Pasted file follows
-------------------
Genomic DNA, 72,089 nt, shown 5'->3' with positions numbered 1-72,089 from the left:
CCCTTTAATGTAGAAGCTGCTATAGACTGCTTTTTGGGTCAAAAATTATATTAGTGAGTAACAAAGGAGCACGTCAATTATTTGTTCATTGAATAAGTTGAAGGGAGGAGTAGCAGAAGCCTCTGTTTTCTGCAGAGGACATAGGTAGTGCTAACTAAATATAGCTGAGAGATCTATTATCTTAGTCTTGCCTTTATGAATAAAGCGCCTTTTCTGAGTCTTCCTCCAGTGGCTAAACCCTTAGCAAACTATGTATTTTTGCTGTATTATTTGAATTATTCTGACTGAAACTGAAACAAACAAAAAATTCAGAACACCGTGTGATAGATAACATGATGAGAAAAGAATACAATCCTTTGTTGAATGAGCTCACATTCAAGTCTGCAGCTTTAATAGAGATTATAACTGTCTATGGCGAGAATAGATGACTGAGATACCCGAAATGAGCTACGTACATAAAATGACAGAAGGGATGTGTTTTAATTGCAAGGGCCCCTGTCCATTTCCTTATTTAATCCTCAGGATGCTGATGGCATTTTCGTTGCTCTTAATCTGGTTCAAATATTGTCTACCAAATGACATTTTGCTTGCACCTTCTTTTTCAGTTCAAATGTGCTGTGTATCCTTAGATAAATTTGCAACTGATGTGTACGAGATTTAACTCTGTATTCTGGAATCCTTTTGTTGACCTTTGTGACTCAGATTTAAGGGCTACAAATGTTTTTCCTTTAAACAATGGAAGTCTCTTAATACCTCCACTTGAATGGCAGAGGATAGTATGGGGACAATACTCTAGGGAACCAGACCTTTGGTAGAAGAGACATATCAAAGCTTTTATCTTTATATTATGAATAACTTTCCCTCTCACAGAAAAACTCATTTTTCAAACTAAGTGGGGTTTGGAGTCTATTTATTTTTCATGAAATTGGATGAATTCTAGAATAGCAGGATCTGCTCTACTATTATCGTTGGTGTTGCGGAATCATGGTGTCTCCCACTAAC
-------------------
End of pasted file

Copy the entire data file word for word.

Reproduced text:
Genomic DNA, 72,089 nt, shown 5'->3' with positions numbered 1-72,089 from the left:
CCCTTTAATGTAGAAGCTGCTATAGACTGCTTTTTGGGTCAAAAATTATATTAGTGAGTAACAAAGGAGCACGTCAATTATTTGTTCATTGAATAAGTTGAAGGGAGGAGTAGCAGAAGCCTCTGTTTTCTGCAGAGGACATAGGTAGTGCTAACTAAATATAGCTGAGAGATCTATTATCTTAGTCTTGCCTTTATGAATAAAGCGCCTTTTCTGAGTCTTCCTCCAGTGGCTAAACCCTTAGCAAACTATGTATTTTTGCTGTATTATTTGAATTATTCTGACTGAAACTGAAACAAACAAAAAATTCAGAACACCGTGTGATAGATAACATGATGAGAAAAGAATACAATCCTTTGTTGAATGAGCTCACATTCAAGTCTGCAGCTTTAATAGAGATTATAACTGTCTATGGCGAGAATAGATGACTGAGATACCCGAAATGAGCTACGTACATAAAATGACAGAAGGGATGTGTTTTAATTGCAAGGGCCCCTGTCCATTTCCTTATTTAATCCTCAGGATGCTGATGGCATTTTCGTTGCTCTTAATCTGGTTCAAATATTGTCTACCAAATGACATTTTGCTTGCACCTTCTTTTTCAGTTCAAATGTGCTGTGTATCCTTAGATAAATTTGCAACTGATGTGTACGAGATTTAACTCTGTATTCTGGAATCCTTTTGTTGACCTTTGTGACTCAGATTTAAGGGCTACAAATGTTTTTCCTTTAAACAATGGAAGTCTCTTAATACCTCCACTTGAATGGCAGAGGATAGTATGGGGACAATACTCTAGGGAACCAGACCTTTGGTAGAAGAGACATATCAAAGCTTTTATCTTTATATTATGAATAACTTTCCCTCTCACAGAAAAACTCATTTTTCAAACTAAGTGGGGTTTGGAGTCTATTTATTTTTCATGAAATTGGATGAATTCTAGAATAGCAGGATCTGCTCTACTATTATCGTTGGTGTTGCGGAATCATGGTGTCTCCCACTAAC